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Poor Persecuted Billionaires. Fun Things to do with Six (or is it Eight) Trillion Dollars – an Epilogue

February 27, 2015


I must stand corrected.

Forbes Magazine, a publication with access to far more information regarding the whereabouts of money than I can lay claim to, has declared that the amount of offshored untaxed capital may well be 32 trillion.  Not 24 trillion as I’ve been assuming.

That means that all of my “fun things to do with six trillion dollars” fantasies should in fact have been “fun things to do with eight trillion dollars.”  This means more diseases thwarted, more space elevators, more opera houses etc. etc. etc.

However, Forbes Magazine has a novel attitude to the problem of offshoring – and you can read it here.

The Forbes view of the problem is that piratical criminality can be thwarted by being nicer to pirates.  Forbes says that if governments were less mean to the mega rich then the mega rich wouldn’t feel compelled to cheat so much.  If the tax on the mega-rich were reduced – they’d stop hiding it.

It would be interesting if this approach to law and order were applied to other crimes.  Avoid being punched or stabbed by muggers by waving your wallet over your head with a loose grip.  You’ll find your mugging far less unpleasant.  Traumatised by burglary?  Next time, just leave all your valuables out on the front lawn – and you’ll never again experience the violation of a forced entry home invasion.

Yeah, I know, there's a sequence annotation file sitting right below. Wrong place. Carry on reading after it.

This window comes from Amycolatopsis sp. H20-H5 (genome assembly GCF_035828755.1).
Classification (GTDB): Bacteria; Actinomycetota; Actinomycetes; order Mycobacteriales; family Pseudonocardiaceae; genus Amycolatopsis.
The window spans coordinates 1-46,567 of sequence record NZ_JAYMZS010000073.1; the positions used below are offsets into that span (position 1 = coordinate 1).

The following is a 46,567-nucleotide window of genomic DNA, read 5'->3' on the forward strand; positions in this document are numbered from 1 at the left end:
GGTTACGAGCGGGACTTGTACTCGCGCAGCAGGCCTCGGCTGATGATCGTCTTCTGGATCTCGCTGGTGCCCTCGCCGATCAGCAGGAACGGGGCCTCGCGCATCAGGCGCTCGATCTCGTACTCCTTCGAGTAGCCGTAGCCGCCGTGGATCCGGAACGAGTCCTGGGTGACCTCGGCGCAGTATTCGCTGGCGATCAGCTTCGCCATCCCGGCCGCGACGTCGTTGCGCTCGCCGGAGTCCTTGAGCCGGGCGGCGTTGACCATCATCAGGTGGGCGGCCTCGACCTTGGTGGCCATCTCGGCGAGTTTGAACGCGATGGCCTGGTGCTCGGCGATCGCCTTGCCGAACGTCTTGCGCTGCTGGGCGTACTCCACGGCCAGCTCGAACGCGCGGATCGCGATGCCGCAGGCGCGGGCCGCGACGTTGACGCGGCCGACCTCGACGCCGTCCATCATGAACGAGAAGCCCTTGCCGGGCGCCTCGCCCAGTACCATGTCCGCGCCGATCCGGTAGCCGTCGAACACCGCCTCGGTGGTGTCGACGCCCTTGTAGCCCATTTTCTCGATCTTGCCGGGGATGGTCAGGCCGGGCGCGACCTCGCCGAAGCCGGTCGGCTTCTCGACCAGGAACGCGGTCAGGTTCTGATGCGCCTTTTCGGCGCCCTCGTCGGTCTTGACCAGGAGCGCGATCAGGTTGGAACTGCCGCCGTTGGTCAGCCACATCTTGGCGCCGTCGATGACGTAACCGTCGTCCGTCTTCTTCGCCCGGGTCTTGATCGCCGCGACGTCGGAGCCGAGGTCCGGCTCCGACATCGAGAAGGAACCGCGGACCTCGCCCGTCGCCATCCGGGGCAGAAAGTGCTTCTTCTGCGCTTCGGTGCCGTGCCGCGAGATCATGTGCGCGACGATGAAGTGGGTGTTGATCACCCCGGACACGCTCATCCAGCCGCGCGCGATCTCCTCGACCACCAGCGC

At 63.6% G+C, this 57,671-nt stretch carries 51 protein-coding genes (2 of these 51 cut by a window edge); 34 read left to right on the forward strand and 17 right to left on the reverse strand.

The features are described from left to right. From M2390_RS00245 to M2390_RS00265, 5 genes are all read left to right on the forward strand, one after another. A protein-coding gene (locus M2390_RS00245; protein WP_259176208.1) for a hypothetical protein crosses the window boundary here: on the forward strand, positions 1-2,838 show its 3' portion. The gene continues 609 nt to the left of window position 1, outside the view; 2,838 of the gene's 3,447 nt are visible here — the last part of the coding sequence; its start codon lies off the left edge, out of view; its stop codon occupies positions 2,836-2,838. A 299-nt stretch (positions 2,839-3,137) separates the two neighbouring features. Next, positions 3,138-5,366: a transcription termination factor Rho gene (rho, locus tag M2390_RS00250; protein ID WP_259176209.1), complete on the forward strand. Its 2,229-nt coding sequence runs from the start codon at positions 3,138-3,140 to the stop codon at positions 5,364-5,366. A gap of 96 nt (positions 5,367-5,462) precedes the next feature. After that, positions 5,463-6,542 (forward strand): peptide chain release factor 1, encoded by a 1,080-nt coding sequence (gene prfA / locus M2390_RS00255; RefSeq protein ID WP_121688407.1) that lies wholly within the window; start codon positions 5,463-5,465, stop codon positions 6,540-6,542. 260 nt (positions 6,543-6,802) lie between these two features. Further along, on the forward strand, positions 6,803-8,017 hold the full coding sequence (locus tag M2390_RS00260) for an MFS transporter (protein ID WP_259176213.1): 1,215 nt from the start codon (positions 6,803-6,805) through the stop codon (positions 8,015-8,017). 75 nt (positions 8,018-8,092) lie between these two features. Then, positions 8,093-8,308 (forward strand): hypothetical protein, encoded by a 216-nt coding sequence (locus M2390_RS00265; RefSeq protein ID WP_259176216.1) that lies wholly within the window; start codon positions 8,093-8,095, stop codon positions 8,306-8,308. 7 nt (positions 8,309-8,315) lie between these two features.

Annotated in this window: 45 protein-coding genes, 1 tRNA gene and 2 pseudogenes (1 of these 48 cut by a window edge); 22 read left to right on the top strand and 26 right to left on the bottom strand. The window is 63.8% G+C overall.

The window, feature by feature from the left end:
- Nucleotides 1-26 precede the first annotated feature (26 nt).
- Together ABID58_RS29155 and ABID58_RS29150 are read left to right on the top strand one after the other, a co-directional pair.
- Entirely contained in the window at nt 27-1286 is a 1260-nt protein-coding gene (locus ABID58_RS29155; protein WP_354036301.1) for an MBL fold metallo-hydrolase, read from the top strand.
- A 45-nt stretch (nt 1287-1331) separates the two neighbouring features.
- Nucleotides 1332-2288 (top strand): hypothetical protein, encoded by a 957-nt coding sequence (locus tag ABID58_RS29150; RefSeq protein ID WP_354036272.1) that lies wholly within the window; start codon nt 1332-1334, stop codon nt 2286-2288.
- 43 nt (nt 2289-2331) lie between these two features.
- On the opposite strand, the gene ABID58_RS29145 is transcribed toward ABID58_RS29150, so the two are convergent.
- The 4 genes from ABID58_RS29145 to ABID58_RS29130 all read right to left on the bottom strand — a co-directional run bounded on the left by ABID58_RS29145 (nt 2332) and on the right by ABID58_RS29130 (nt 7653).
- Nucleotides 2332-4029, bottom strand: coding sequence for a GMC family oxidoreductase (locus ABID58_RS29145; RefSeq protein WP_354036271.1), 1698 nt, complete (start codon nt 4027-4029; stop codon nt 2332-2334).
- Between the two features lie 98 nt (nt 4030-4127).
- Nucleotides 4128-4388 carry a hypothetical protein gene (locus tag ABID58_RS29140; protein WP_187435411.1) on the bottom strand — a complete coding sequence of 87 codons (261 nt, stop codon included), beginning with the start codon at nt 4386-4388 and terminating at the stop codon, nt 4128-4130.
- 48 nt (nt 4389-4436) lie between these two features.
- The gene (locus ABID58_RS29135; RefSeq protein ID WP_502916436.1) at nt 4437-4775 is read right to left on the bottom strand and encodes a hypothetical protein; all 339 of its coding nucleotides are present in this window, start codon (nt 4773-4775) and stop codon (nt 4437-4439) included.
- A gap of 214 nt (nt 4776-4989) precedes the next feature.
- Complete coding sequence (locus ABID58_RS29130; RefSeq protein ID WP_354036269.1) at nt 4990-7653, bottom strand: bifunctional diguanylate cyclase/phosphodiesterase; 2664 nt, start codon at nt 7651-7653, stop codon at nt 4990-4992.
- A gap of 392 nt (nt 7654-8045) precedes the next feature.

Even if Forbes’ attitude weren’t about as unprincipled and supine a response to grand larceny as you can imagine – there is a more practical problem with their reasoning.  Forbes goes on about France, with its 75% top tax rate.  Perhaps 75% is harsh or perhaps it ain’t – but for Forbes to be making any kind of point, they would have to be able to demonstrate that capital is flowing out of high tax economies like France into lower tax economies like the UK.  This is not what is happening.  Capital is flowing out of “Any Tax” regimes into “No Tax At All” regimes.  “Punitive” tax regimes are purely notional if unenforced.

The fact is that the Lords of Offshore are passionate about their piracy.  Their hatred for the idea of rule of law is absolute and they assert the absolute right to benefit from public resources while giving nothing whatsoever back.  If they can possibly avoid it.  It doesn’t matter how generous a nation state’s top rate tax might happen to be.  Pirates will always want to bury their doubloons in a big hole in the Caribbean.


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